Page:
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30 things I learned in June 2020

1: “The reason for the bite is crystal clear: it’s there for scale, so that a small Apple logo still looks like an apple and not a cherry.”

2: How Germany’s contact tracing system for covid-19 works.

3: Economic downturns tend to reduce gender inequality, but the one associated with covid-19 has disproportionately affected women.

4: There are four national anthems without lyrics.

5: Over the last month, I’ve received 3,100 work emails.

6: I heard on the radio this morning that Romans painted eyes on their ships because they believe the gods would protect ships with eyes on them. And it made me think: was this the real reason? Will people in two millennia look back at our time and say that we printed crossed-fingers on all lottery tickets because we believed it brought luck (as opposed to it just being a brand)? There are so many things in life which start as superstition but become traditions which are completely divorced from the original beliefs.

7: The Normal People TV series was better than the book. I know people say you can’t compare the two, but I’m doing it anyway.

8: A loose lock meant that I got to peek through a crack in the door into the southwest tower of the Tyne Bridge:

9: Balancing rocks really seems to have become a trend these days. I know this makes me sound grumpy, but I’m not really a fan: there’s something that feels entitled about taking a shared area of natural landscape and putting a personal ‘project’ on it rather than leaving it how it was found.

10: Citizens of Monaco are called Monegasques.

11: “Uncertainty is a natural state for clinicians and scientists; a reality that politicians seem unable and unwilling to grasp. This contrast plays out sharply when politicians claim to be ‘following the evidence’ in their response to covid-19. How can the evidence be so certain that it should be followed? Isn’t it better to accept uncertainty, communicate that uncertainty clearly to the public, but provide a convincing rationale for policy informed by, not following, the best available science and evidence?”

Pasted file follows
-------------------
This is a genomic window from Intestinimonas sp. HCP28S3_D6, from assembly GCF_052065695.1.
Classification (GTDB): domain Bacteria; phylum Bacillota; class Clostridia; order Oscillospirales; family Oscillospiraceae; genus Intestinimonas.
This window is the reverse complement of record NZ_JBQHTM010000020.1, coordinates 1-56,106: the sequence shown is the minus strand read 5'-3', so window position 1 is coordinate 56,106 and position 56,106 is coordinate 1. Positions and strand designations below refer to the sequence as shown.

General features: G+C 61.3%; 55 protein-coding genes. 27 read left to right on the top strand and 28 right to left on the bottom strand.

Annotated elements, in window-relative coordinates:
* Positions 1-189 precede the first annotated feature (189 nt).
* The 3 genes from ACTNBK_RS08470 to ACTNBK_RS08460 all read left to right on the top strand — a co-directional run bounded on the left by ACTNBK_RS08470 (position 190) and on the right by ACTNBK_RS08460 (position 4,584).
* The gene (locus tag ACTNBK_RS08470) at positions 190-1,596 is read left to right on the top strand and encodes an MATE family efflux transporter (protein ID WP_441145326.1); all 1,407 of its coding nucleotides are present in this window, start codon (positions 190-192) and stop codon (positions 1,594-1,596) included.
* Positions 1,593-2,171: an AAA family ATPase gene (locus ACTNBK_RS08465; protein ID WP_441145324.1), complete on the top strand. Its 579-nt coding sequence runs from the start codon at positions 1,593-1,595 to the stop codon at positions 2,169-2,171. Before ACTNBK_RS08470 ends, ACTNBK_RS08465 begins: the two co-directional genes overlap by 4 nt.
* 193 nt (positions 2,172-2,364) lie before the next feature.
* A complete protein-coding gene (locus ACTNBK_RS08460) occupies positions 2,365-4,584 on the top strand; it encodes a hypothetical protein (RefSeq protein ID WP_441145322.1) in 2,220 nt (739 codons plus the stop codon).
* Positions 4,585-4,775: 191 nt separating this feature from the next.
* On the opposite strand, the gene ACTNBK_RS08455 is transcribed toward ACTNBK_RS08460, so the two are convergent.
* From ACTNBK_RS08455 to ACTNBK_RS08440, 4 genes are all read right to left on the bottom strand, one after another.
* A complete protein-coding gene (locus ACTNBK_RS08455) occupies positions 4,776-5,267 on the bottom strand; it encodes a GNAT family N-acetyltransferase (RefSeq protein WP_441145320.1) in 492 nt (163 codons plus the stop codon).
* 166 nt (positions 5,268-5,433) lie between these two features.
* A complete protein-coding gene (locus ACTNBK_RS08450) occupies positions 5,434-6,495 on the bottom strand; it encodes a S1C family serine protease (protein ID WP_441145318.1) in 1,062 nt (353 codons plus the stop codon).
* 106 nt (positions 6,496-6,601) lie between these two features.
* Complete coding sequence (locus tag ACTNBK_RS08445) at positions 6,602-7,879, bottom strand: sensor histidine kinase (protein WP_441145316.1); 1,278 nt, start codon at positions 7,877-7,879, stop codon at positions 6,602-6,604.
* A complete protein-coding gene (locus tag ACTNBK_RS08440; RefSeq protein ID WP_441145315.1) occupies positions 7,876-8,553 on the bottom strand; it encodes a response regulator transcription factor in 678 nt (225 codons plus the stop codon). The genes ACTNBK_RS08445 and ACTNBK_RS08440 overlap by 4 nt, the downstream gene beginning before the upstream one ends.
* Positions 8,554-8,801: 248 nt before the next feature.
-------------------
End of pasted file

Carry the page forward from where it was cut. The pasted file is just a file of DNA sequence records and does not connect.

12: When I’m asked to give talks about antimicrobial resistance, I sometimes mention the issue of incorporating antibiotics into ships’ paint to prevent the formation of a biofilm on the hull which allows barnacles to attach. This initially seems like a ridiculous use of a precious resource, but the issue is actually a bit more subtle than it first appears: barnacles create surprisingly high levels of drag, increasing fuel consumption and carbon dioxide emissions from the ship far more than you might first imagine. I was therefore delighted to learn of the invention of HullSkater, which is basically Roomba for ship hulls.

13: What’s the difference between music and language?

14: “As disaster strikes, ‘baseball caps appear atop politicians’ heads like mushrooms after a rain,’ Jerry Ianelli wrote, in 2017, for Miami New Times. Ianelli called the disaster hat ‘performative folksiness.'”

15: I missed the news a couple of months ago that Renzi Piano’s replacement for the Ponte Morandi in Genoa has been structurally completed, less than two years after the shocking and tragic collapse.